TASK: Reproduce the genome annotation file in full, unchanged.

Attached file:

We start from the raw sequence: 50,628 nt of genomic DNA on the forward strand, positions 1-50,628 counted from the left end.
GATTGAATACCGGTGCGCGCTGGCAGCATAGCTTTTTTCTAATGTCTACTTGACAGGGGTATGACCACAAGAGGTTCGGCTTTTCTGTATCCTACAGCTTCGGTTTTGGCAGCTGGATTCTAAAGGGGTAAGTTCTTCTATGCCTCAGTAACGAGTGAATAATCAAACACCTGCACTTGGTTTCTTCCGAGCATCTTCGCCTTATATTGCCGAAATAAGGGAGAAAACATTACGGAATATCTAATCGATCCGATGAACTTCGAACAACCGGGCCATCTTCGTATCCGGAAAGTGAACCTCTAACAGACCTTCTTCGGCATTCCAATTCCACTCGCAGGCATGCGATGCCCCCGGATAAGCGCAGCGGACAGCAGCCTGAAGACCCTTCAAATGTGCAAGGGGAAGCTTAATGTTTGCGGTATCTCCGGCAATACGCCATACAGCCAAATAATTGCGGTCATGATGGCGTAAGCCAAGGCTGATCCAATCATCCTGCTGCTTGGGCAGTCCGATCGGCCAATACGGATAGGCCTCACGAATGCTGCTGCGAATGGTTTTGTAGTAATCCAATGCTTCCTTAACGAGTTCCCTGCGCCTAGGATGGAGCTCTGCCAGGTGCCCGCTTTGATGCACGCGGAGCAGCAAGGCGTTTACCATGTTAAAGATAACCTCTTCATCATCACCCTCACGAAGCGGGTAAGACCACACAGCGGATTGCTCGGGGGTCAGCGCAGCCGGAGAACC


We start from the raw sequence: 50,628 nt of genomic DNA on the forward strand, positions 1-50,628 counted from the left end.
GATTGAATACCGGTGCGCGCTGGCAGCATAGCTTTTTTCTAATGTCTACTTGACAGGGGTATGACCACAAGAGGTTCGGCTTTTCTGTATCCTACAGCTTCGGTTTTGGCAGCTGGATTCTAAAGGGGTAAGTTCTTCTATGCCTCAGTAACGAGTGAATAATCAAACACCTGCACTTGGTTTCTTCCGAGCATCTTCGCCTTATATTGCCGAAATAAGGGAGAAAACATTACGGAATATCTAATCGATCCGATGAACTTCGAACAACCGGGCCATCTTCGTATCCGGAAAGTGAACCTCTAACAGACCTTCTTCGGCATTCCAATTCCACTCGCAGGCATGCGATGCCCCCGGATAAGCGCAGCGGACAGCAGCCTGAAGACCCTTCAAATGTGCAAGGGGAAGCTTAATGTTTGCGGTATCTCCGGCAATACGCCATACAGCCAAATAATTGCGGTCATGATGGCGTAAGCCAAGGCTGATCCAATCATCCTGCTGCTTGGGCAGTCCGATCGGCCAATACGGATAGGCCTCACGAATGCTGCTGCGAATGGTTTTGTAGTAATCCAATGCTTCCTTAACGAGTTCCCTGCGCCTAGGATGGAGCTCTGCCAGGTGCCCGCTTTGATGCACGCGGAGCAGCAAGGCGTTTACCATGTTAAAGATAACCTCTTCATCATCACCCTCACGAAGCGGGTAAGACCACACAGCGGATTGCTCGGGGGTCAGCGCAGCCGGAGAACC